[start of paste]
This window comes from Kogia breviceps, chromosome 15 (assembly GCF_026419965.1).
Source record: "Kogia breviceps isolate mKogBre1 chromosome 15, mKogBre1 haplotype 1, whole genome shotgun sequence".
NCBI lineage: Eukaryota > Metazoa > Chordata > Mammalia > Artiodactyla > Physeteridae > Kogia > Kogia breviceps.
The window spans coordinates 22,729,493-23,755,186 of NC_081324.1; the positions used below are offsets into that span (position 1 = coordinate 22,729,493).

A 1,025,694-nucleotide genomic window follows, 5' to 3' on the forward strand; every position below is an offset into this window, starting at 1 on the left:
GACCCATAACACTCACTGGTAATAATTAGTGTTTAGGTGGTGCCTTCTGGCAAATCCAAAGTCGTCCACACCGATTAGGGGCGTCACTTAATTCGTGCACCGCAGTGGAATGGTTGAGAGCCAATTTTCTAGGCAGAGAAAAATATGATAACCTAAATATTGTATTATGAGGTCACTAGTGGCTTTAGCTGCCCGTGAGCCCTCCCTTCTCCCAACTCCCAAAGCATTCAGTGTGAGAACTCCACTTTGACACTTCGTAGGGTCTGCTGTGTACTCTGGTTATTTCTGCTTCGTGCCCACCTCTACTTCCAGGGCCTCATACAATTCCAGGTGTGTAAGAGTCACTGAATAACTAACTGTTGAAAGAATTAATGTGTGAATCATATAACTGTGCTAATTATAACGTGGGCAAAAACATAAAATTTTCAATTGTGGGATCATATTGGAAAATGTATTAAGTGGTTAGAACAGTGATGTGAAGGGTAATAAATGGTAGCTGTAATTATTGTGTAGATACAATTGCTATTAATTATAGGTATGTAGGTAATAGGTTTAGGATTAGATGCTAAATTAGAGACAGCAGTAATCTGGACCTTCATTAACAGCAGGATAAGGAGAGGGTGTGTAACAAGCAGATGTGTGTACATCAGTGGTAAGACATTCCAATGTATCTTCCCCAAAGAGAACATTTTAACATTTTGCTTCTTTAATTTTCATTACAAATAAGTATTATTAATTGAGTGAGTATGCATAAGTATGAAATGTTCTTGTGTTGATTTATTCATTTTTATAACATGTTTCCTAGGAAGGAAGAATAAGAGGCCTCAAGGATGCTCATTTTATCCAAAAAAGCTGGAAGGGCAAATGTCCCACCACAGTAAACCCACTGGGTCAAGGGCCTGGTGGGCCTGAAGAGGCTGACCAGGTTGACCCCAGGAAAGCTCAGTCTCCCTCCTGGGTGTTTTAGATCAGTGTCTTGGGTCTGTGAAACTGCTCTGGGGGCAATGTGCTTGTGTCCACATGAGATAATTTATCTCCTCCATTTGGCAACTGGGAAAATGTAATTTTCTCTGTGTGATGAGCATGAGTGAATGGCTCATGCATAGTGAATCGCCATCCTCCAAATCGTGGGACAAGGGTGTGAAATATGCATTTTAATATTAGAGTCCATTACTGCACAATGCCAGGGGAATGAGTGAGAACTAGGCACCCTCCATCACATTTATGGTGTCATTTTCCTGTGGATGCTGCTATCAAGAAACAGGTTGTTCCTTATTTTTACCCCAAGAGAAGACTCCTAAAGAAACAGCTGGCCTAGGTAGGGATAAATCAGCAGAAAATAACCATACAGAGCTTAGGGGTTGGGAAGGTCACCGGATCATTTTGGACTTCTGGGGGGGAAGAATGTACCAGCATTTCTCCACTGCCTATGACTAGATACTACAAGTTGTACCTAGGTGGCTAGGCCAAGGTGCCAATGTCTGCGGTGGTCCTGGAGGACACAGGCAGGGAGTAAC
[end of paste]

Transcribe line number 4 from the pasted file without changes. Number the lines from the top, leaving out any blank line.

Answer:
The window spans coordinates 22,729,493-23,755,186 of NC_081324.1; the positions used below are offsets into that span (position 1 = coordinate 22,729,493).